Then there’s the excellent which seamlessly responds to the natural “give me more” scrolling gesture. Imagine how much would be lost if this was done with a series of still images and a stepper. Or even if you kept WebGL and animated between different rock face positions for the story points, you’d lose the natural in-between transition that scrolling gives. Stepper control would be more difficult and the experience less rewarding.

    A well-known stepper that uses transitions instead of discrete charts is but that has flaws too. Look at the caption for slide 6: “the same chart as from above”. Well, with this free-form navigation, who knows where you’re entering that chart from? If it’s not a step to the left of it, that caption is entirely wrong. And the first 6 slides are different views of the same chart with transitions between them, but slide 7 switches to Germany, and the only way that change in context is shown is by *lack* of transition. If it was scroll-controlled maybe the US would naturally scroll off the stage and Germany would slide in, or maybe they could do it in-place with a scroll-controlled transition — e.g. if opacity is used to reveal the incoming Germany chart over the US, the user could have full control over that fade

    Sure, the yield curve stepper could be modified to address the flaws I mention, but it’s worth considering if the best stepper version of this visualization is better than the best scroll-navigated version. Steppers do one thing well: exact control of steps. You click, it goes. Scrollers offer other advantages: easier navigation (scroll effort < stepper discovery & click effort), better delivery of your complete message (not buried behind multiple clicks), and full user control over transitions. The biggest question with scrollers is if you can get the scroll input and page response to feel natural. Not all scrollytelling is good, but I'll argue that in terms of joy and user experience the best scrollytelling interactive delivers more than the best stepper interactive.

  5. Tom Shanley (@tomshanleynz) Avatar

    It certainly would be interesting if there was A/B testing of scrolling v steppers, to show how well they perform with the readers.

    Personally, I don’t like scrolling in the examples shown either, but there are nice examples where the visualisations update as scroll with the text narrative. eg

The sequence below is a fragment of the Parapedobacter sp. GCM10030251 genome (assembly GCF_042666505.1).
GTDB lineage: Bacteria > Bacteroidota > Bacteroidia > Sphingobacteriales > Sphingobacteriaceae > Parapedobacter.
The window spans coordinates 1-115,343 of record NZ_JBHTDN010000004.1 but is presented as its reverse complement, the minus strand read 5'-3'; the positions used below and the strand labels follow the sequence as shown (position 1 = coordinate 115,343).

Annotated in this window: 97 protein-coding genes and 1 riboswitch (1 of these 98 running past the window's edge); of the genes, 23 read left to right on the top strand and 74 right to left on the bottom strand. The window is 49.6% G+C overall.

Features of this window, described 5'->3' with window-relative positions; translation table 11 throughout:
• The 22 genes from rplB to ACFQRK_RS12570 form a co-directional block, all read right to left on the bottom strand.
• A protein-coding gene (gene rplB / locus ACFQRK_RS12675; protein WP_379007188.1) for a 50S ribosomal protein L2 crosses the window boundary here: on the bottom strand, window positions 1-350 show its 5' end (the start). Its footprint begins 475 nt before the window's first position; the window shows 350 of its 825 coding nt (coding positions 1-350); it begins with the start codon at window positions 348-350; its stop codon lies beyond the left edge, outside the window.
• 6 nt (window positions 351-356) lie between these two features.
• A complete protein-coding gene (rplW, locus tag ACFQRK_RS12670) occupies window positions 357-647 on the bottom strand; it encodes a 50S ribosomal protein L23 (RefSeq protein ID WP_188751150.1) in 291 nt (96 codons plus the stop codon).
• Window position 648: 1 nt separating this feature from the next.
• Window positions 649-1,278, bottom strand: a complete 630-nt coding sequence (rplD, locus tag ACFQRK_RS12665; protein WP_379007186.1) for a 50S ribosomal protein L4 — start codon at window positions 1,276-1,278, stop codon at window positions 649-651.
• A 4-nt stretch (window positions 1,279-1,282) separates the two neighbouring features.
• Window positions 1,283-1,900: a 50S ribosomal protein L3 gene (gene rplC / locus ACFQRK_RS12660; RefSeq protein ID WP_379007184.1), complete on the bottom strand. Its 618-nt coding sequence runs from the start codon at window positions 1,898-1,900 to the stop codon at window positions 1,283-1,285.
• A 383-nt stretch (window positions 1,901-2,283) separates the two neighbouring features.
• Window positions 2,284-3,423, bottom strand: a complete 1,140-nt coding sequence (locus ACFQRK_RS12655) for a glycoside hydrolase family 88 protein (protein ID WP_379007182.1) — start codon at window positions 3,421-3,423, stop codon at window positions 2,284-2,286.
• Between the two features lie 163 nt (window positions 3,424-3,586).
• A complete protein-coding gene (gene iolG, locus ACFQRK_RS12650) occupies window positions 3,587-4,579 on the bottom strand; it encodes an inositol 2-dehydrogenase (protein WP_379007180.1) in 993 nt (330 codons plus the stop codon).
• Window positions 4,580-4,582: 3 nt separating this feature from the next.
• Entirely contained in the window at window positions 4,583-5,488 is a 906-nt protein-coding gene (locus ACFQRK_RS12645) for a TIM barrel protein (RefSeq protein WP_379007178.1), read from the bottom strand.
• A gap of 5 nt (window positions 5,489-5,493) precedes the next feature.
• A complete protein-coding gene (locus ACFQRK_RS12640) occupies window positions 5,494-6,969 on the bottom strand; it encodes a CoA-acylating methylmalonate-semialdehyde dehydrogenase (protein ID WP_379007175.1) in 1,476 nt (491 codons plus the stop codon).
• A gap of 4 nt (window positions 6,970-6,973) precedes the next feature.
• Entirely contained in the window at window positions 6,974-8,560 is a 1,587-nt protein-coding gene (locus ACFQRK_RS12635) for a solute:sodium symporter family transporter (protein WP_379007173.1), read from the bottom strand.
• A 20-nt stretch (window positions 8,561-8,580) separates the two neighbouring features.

I would thought a nice design feature would be to offer stepper buttons alongside the ability to use scroll gestures. the stepper buttons would follow you down the page, and clicking takes you to anchors on the page

  6. Agit Promo Avatar
    Agit Promo

    For example

  7. Jonas Avatar

    I would recommend you to read the following study of parrallax scrolling and the effects it has. It has a lot of similar touch points with your argumentation. The study came to the following result:

    “Participants believed that the parallax scrolling website was more fun than the non-parallax scrolling website. The results of the study also showed parallax scrolling to be more effective when used in a hedonic and fun context. In spite of these benefits two of the participants suffered motion sickness and experienced significant usability issues while interacting with the parallax scrolling website. ”

    Some of the arguments that you discuss deals with content type. If you really want the reader to learn something about a topic a scrolljacking parrallax superlong page might not be the best choice.

  8. Matt Avatar

    The problem with a stepper is that if your last few steps contain the big reveal in the story, how many people make it through to the end? Take this recent one as an example, its not story points but uses tabs to navigate through. The first page has 41k views, 2nd – 3.5k, 3rd 1.8k, 4th 1.3k last 1k. Its not scientific and no doubt there are subtleties, but does the click to the next page approach mean that your readers never make it that far through the story? If your conclusions or big reveal is not up front there is a danger of people not seeing it. In this case its not a story so much as was to delve into the details behind the headlines and is a good example of front loading

  9. Matt Avatar

    Would be interesting if Tableau Public has any data on click through rates for storypoints, find out what % of people click through to the end and what the drop off rate is.